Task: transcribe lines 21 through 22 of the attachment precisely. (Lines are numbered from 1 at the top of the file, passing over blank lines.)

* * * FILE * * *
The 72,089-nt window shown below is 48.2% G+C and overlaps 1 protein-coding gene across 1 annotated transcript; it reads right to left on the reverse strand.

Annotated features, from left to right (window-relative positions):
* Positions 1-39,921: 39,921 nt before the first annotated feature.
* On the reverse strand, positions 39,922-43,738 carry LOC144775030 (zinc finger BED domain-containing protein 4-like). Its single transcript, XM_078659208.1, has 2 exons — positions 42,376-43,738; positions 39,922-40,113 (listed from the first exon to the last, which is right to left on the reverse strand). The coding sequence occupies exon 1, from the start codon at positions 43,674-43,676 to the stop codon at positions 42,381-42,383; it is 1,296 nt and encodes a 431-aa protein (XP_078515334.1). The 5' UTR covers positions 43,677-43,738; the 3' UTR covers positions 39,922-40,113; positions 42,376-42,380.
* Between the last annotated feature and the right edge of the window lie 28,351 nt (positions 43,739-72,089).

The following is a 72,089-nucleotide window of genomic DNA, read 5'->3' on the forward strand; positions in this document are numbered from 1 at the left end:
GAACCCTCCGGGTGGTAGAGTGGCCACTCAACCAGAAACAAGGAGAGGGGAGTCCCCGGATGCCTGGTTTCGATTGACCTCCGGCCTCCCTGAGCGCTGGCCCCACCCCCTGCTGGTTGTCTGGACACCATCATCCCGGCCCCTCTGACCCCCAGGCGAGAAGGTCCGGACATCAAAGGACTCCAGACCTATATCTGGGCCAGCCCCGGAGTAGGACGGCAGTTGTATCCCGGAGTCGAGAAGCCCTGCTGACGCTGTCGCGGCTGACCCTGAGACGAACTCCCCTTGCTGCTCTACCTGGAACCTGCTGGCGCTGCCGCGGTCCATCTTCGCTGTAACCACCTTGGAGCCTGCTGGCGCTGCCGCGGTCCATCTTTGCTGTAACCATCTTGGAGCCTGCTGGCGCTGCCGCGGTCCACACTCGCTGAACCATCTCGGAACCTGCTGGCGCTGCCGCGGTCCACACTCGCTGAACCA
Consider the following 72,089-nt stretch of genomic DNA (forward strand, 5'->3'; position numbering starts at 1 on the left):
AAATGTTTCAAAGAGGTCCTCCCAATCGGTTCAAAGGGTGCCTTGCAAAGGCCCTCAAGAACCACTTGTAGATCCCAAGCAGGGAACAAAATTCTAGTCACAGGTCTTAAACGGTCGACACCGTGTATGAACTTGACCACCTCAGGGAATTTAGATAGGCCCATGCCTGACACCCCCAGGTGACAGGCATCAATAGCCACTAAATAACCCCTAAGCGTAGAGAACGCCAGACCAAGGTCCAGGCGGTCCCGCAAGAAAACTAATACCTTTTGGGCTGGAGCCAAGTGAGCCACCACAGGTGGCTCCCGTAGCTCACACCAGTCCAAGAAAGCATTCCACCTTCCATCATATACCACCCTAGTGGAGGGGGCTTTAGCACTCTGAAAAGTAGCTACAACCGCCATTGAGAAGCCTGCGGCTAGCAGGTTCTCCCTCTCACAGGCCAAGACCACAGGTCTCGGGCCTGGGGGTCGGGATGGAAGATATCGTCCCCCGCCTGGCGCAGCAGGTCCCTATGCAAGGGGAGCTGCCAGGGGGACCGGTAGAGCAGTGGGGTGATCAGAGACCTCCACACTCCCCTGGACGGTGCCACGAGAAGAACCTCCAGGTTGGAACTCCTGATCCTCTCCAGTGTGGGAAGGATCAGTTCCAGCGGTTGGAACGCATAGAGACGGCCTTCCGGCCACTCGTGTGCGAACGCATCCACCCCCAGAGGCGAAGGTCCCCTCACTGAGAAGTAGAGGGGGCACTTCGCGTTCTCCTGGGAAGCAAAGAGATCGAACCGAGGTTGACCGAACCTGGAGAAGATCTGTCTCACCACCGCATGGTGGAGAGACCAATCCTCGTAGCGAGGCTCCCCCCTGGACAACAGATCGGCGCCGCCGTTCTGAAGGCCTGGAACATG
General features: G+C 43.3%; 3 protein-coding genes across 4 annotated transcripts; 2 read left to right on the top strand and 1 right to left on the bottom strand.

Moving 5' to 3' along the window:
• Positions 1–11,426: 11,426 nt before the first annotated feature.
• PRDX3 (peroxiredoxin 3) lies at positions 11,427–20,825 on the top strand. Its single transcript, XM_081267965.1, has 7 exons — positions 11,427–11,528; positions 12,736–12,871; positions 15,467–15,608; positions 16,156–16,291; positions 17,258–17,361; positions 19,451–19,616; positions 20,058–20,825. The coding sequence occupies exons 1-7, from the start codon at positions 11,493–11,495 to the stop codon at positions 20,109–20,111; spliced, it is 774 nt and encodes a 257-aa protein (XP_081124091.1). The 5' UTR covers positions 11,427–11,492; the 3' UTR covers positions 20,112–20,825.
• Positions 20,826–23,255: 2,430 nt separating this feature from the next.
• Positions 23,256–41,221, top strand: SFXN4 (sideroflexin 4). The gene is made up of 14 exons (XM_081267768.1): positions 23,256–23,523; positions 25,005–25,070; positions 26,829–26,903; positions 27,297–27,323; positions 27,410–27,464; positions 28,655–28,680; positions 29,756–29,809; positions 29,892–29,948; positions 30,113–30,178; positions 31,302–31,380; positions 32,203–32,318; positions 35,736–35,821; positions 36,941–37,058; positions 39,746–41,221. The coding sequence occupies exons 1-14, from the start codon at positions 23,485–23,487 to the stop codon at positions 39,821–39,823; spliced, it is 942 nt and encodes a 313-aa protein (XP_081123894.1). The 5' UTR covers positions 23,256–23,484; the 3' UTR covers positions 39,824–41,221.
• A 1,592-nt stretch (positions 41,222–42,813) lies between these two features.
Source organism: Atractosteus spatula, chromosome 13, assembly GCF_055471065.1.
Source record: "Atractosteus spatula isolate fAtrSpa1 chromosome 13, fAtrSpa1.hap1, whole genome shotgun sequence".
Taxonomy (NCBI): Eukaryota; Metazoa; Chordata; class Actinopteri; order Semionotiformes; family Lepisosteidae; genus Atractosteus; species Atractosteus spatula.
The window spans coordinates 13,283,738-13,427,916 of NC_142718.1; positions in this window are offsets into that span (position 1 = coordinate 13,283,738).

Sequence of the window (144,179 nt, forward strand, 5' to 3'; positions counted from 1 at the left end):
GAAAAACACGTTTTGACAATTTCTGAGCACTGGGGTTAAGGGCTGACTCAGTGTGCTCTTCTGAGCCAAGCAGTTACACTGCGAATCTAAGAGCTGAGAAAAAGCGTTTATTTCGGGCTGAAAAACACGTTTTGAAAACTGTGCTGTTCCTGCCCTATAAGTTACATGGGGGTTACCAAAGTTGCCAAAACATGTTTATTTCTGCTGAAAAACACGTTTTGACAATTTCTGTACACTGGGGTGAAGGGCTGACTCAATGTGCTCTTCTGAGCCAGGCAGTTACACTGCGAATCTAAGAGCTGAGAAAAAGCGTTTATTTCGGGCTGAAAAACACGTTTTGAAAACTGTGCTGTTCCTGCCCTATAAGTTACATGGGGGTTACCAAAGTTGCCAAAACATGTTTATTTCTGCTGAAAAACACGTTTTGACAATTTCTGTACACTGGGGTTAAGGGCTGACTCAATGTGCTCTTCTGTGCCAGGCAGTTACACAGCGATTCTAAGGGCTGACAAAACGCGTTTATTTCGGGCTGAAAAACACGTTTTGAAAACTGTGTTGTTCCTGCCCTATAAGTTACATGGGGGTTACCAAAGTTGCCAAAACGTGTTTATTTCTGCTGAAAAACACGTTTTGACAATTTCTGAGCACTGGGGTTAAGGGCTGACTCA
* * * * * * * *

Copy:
Sequence of the window (144,179 nt, forward strand, 5' to 3'; positions counted from 1 at the left end):
GAAAAACACGTTTTGACAATTTCTGAGCACTGGGGTTAAGGGCTGACTCAGTGTGCTCTTCTGAGCCAAGCAGTTACACTGCGAATCTAAGAGCTGAGAAAAAGCGTTTATTTCGGGCTGAAAAACACGTTTTGAAAACTGTGCTGTTCCTGCCCTATAAGTTACATGGGGGTTACCAAAGTTGCCAAAACATGTTTATTTCTGCTGAAAAACACGTTTTGACAATTTCTGTACACTGGGGTGAAGGGCTGACTCAATGTGCTCTTCTGAGCCAGGCAGTTACACTGCGAATCTAAGAGCTGAGAAAAAGCGTTTATTTCGGGCTGAAAAACACGTTTTGAAAACTGTGCTGTTCCTGCCCTATAAGTTACATGGGGGTTACCAAAGTTGCCAAAACATGTTTATTTCTGCTGAAAAACACGTTTTGACAATTTCTGTACACTGGGGTTAAGGGCTGACTCAATGTGCTCTTCTGTGCCAGGCAGTTACACAGCGATTCTAAGGGCTGACAAAACGCGTTTATTTCGGGCTGAAAAACACGTTTTGAAAACTGTGTTGTTCCTGCCCTATAAGTTACATGGGGGTTACCAAAGTTGCCAAAACGTGTTTATTTCTGCTGAAAAACACGTTTTGACAATTTCTGAGCACTGGGGTTAAGGGCTGACTCA